Magazyn S&T plus gra Königgratz.
Strategy & Tactics magazine is the longest running military history magazine (since 1967). Readers get much more than narrative stories of history, they get an analytical approach focusing on the “how” and “why” of battles and campaigns. All feature articles are lavishly illustrated with maps and pictures showing the action, along with sidebars on personalities, equipment and organization, and unique and unusual events.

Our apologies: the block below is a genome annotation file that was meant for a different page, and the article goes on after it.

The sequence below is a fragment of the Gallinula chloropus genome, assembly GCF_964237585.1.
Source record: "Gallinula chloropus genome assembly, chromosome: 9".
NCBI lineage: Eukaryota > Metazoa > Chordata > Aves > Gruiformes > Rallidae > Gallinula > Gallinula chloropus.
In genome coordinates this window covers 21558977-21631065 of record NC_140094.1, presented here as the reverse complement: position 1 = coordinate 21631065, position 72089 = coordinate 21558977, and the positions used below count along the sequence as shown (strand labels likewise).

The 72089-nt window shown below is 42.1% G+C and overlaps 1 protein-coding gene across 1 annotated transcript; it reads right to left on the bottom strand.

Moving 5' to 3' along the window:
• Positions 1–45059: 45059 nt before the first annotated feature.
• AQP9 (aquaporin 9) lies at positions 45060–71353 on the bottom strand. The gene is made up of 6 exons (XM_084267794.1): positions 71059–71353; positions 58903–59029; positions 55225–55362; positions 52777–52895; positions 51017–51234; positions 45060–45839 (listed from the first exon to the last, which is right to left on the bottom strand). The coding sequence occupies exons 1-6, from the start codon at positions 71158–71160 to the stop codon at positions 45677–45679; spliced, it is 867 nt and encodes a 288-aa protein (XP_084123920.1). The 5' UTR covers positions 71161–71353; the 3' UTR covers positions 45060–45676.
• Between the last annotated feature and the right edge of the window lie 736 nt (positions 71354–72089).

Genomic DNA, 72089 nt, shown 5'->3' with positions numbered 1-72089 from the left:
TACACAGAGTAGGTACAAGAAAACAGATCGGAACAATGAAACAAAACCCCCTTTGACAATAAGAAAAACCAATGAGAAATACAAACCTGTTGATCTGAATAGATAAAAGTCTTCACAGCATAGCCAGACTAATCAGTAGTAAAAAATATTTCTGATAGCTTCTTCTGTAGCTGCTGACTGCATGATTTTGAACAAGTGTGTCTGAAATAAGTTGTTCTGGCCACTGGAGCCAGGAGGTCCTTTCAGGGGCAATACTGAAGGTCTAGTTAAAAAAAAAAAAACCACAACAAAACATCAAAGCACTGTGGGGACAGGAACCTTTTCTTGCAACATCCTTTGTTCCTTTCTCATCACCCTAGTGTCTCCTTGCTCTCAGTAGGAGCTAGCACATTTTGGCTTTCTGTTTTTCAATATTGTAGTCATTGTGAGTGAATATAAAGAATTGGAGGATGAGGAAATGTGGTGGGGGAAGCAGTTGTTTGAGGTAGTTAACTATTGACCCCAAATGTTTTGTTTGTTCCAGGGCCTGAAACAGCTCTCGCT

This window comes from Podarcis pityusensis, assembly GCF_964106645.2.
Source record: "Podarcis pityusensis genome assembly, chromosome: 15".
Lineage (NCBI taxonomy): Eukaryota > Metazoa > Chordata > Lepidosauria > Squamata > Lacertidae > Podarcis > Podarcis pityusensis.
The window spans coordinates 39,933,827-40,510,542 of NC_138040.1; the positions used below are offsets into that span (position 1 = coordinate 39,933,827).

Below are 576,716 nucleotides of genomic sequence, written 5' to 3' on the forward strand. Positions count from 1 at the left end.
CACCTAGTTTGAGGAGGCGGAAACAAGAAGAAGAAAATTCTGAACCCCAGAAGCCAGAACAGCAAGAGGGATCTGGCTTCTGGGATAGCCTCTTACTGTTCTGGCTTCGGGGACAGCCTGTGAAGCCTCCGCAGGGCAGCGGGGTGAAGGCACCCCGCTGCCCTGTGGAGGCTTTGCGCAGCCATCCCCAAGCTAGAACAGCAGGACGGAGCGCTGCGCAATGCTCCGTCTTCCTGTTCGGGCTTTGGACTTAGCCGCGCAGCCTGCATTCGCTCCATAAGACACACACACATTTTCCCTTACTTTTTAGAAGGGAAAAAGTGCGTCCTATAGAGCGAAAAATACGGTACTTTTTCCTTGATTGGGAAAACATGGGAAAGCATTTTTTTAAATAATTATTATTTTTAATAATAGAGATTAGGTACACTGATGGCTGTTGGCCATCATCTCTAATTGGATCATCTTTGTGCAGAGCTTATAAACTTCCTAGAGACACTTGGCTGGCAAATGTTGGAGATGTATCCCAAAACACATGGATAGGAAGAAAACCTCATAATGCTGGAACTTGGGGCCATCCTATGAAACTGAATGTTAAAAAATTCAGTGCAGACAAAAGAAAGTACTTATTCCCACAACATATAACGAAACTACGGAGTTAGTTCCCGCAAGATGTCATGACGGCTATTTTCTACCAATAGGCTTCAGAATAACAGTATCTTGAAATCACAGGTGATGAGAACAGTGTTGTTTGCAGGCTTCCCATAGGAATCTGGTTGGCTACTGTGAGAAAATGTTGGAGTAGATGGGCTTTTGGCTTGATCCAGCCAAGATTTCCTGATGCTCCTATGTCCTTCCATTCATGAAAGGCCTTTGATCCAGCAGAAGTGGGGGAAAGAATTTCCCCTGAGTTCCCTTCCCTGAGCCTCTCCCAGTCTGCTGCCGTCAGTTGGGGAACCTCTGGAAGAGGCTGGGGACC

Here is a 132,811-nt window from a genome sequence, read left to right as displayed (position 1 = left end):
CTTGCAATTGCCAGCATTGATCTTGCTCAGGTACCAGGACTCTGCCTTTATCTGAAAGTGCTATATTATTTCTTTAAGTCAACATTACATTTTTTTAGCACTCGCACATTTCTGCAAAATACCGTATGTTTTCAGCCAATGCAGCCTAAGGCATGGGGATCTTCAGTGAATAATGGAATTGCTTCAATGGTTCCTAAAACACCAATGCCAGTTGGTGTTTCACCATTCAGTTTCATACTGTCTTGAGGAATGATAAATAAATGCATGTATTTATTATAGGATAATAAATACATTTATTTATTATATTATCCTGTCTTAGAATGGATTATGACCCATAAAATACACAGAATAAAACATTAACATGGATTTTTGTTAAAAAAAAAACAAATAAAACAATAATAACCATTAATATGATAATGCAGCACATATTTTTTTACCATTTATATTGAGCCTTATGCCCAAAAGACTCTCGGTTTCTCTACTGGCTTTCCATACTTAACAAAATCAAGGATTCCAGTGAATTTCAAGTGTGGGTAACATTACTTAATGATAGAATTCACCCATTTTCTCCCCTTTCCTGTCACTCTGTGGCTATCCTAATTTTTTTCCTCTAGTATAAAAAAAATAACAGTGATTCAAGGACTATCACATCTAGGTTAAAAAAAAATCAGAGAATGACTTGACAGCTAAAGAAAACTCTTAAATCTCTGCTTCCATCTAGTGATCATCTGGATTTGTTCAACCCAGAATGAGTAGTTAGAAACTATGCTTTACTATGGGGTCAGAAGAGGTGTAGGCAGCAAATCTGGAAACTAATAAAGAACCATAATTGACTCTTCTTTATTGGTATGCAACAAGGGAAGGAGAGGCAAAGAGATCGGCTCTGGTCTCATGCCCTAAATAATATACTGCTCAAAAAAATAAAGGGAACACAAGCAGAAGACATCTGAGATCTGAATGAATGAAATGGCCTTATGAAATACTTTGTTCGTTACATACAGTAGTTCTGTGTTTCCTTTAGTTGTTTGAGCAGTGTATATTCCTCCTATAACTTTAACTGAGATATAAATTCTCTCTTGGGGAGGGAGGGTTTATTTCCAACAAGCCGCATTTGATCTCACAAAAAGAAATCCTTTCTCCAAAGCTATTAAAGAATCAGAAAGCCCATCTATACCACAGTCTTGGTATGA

The battle is presented using the folio line’s Musket & Saber system: brigade-sized units, one-fifth-mile hexes, 90-minute turns, 280 counters. The Austro-Hungarian army, chastened by a week of minor defeats, was entrenched a long line covering the fortress of Königgrätz. It occupied a central position facing three converging Prussian armies. To win, the Prussians must sweep the Austrians off the field (as they did historically), while the Austrians must maintain a presence on the field to justify their continued claim to political primacy. The game emphasizes the differences between the armies in doctrine, weapons and morale. The Prussian triumph was born of more than just the famous needle-gun: their infantry used flexible organization and tactics to mass men quickly at the decisive point, while the Austrians used a throwback to Napoleonic column formations due to a misreading of the lesson from an earlier engagement. The Prussian artillery is outclassed by the superb Austrian guns, but can be dangerous if used properly. The Austrian cavalry is superior as well, but horsed charges were already an anachronism. In the end the battle came down to crucial command decisions, giving both players an opportunity to win.
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